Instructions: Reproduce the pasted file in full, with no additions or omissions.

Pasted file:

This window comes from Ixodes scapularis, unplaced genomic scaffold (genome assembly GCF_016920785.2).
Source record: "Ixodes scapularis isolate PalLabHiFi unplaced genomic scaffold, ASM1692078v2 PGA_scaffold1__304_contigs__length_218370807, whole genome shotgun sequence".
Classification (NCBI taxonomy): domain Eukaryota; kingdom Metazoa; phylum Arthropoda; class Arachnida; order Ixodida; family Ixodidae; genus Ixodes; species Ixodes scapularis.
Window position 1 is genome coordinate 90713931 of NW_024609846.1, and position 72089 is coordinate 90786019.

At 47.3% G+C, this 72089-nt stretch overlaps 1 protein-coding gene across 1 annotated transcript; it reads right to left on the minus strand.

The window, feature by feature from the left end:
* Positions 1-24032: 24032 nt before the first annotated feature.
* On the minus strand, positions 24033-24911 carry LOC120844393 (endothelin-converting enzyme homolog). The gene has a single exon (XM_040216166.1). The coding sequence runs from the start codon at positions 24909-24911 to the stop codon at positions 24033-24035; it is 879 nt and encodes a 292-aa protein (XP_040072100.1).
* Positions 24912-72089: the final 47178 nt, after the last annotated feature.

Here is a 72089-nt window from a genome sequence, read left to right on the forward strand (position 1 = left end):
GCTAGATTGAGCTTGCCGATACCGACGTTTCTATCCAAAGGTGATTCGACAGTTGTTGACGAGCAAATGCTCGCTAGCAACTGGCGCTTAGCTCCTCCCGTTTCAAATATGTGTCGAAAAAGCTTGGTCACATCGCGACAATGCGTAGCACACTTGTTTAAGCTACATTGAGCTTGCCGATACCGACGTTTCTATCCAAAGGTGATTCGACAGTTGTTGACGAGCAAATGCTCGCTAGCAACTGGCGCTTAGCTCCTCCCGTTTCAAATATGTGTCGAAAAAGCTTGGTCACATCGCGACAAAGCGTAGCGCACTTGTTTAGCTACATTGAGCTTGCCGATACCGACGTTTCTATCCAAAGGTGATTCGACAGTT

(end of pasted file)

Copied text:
This window comes from Ixodes scapularis, unplaced genomic scaffold (genome assembly GCF_016920785.2).
Source record: "Ixodes scapularis isolate PalLabHiFi unplaced genomic scaffold, ASM1692078v2 PGA_scaffold1__304_contigs__length_218370807, whole genome shotgun sequence".
Classification (NCBI taxonomy): domain Eukaryota; kingdom Metazoa; phylum Arthropoda; class Arachnida; order Ixodida; family Ixodidae; genus Ixodes; species Ixodes scapularis.
Window position 1 is genome coordinate 90713931 of NW_024609846.1, and position 72089 is coordinate 90786019.

At 47.3% G+C, this 72089-nt stretch overlaps 1 protein-coding gene across 1 annotated transcript; it reads right to left on the minus strand.

The window, feature by feature from the left end:
* Positions 1-24032: 24032 nt before the first annotated feature.
* On the minus strand, positions 24033-24911 carry LOC120844393 (endothelin-converting enzyme homolog). The gene has a single exon (XM_040216166.1). The coding sequence runs from the start codon at positions 24909-24911 to the stop codon at positions 24033-24035; it is 879 nt and encodes a 292-aa protein (XP_040072100.1).
* Positions 24912-72089: the final 47178 nt, after the last annotated feature.

Here is a 72089-nt window from a genome sequence, read left to right on the forward strand (position 1 = left end):
GCTAGATTGAGCTTGCCGATACCGACGTTTCTATCCAAAGGTGATTCGACAGTTGTTGACGAGCAAATGCTCGCTAGCAACTGGCGCTTAGCTCCTCCCGTTTCAAATATGTGTCGAAAAAGCTTGGTCACATCGCGACAATGCGTAGCACACTTGTTTAAGCTACATTGAGCTTGCCGATACCGACGTTTCTATCCAAAGGTGATTCGACAGTTGTTGACGAGCAAATGCTCGCTAGCAACTGGCGCTTAGCTCCTCCCGTTTCAAATATGTGTCGAAAAAGCTTGGTCACATCGCGACAAAGCGTAGCGCACTTGTTTAGCTACATTGAGCTTGCCGATACCGACGTTTCTATCCAAAGGTGATTCGACAGTT